Side note: The Coffee Shop Manager is standing up when he first appears on screen, and it appears he could have entered from the back of the store before speaking up. I’m assuming that’s what happened, and considering that his delay in speaking would be out-of-character from his dialogue and choices he otherwise made, I’m operating under those assumptions above. If I’m wrong, that’s a failure of filmmaking, so please leave me to my interpretation, whether true or not. Similarly, I once told my Star Wars fanatic cousin, @KesselJunkie, that I interpreted the Emperor’s disfigurement as existing prior to his fight with Mace Windu. What happened was he was weakened, and the veil of the Dark Side dropped, exposing his true appearance, which had been warped by the Dark Side long ago. At that point in the story, there was no longer a need to waste energy on that veil, so he never restored it. I couldn’t care less whether George Lucas agrees. That’s the truth for me. Non-nerds, just ignore that other example.
So who is this manager? Out of convenience, we’ll assume that he makes $52,102 (if the link doesn’t work, you may verify via a simple search on salary.com), which is today’s average for Los Angeles and excludes managers of “fine dining restaurants.” We’ll also assume that he’s in a stereotypical nuclear family, and thus has a wife and 1.2 kids at home.
What are his responsibilities? As a typical restaurant manager, he has to have a reasonably pleasant personality and patience in the face of unruly customers. Some people have these traits naturally, so that’s probably not that big a deal. He also has to be an amateur accountant, taking care of the books for the store. We’re not talking about solving differential equations here, so again, maybe this isn’t a big deal. Things get a little trickier when you consider that he has to have the knowledge of a lawyer (average salary in Los Angeles, CA of $92,899) focusing in human resources matters, but as I like to say, I have an undergraduate degree in physics. I’ve studied rocket science. In most cases, the law isn’t rocket science (exception: patenting a bigger better space rocket). So, maybe he doesn’t deserve anymore than his $52,102 salary, as many people could do that job even if they didn’t have a college degree.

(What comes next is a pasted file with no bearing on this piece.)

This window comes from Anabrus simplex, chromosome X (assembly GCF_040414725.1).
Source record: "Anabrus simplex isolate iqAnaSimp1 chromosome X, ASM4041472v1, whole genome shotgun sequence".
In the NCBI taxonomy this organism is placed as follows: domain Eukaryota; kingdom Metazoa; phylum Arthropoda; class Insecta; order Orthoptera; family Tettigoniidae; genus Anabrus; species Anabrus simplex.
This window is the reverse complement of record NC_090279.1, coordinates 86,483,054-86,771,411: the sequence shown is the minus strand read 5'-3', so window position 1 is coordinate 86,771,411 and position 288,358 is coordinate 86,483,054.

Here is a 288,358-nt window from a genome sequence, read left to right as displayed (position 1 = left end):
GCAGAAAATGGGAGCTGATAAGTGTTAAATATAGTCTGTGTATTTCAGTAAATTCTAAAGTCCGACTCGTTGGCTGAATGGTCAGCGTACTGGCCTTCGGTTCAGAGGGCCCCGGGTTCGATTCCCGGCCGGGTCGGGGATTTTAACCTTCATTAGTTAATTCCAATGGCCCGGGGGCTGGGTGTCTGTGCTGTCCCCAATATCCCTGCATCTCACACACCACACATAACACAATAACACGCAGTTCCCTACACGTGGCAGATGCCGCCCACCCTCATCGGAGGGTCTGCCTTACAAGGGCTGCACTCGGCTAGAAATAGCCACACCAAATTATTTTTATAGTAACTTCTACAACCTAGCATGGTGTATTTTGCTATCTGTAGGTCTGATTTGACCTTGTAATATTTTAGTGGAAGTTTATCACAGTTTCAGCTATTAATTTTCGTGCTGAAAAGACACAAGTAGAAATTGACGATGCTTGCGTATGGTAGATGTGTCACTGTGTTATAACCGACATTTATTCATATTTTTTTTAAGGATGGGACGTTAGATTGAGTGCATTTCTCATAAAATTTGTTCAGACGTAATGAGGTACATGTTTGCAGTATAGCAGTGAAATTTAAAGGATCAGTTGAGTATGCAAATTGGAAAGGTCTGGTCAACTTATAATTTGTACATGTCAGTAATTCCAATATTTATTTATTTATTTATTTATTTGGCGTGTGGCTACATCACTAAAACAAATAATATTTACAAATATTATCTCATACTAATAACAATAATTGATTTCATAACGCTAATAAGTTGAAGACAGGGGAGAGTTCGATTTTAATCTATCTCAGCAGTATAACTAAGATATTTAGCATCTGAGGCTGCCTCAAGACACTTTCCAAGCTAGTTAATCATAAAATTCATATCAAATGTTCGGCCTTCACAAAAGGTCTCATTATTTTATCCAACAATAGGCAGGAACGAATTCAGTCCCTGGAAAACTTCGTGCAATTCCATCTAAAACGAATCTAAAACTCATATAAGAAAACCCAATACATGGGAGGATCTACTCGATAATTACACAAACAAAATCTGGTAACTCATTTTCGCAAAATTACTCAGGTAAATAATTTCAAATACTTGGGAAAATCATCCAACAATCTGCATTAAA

According to this scene, though, we see some other skills this manager must have. He must be calm in the face of danger. He must be a psychologist (average salary in Los Angeles, CA of $90,739), being able to diffuse a potentially life-threatening situation despite his own fear. He must be an EMT (average salary in Los Angeles, CA of $33,074), because if someone gets shot, and no one else steps up to the plate to help out, he has to keep the person alive long enough for help to arrive, presumably with nothing more than a first aid kit. What if he can’t stand the sight of blood? Tough luck. It’s his job, so he has to man up and do it. Of course, he’ll probably get a plaque or something.
Still, perhaps his average salary is appropriate. Despite common American complaints about income disparity between executives and the ordinary workers, if that’s what the market bears, then that’s what it bears, and we’ll conveniently accept that. However, under the circumstances, it seems unfair to look down on this hard-working guy for being “just a restaurant worker,” but that’s what I see from most people I meet. Most people look down on those that serve them in this regard, or perhaps even worse, ignore them altogether.
And these are the people the Coffee Shop Manger is trying to save at his own tremendous risk!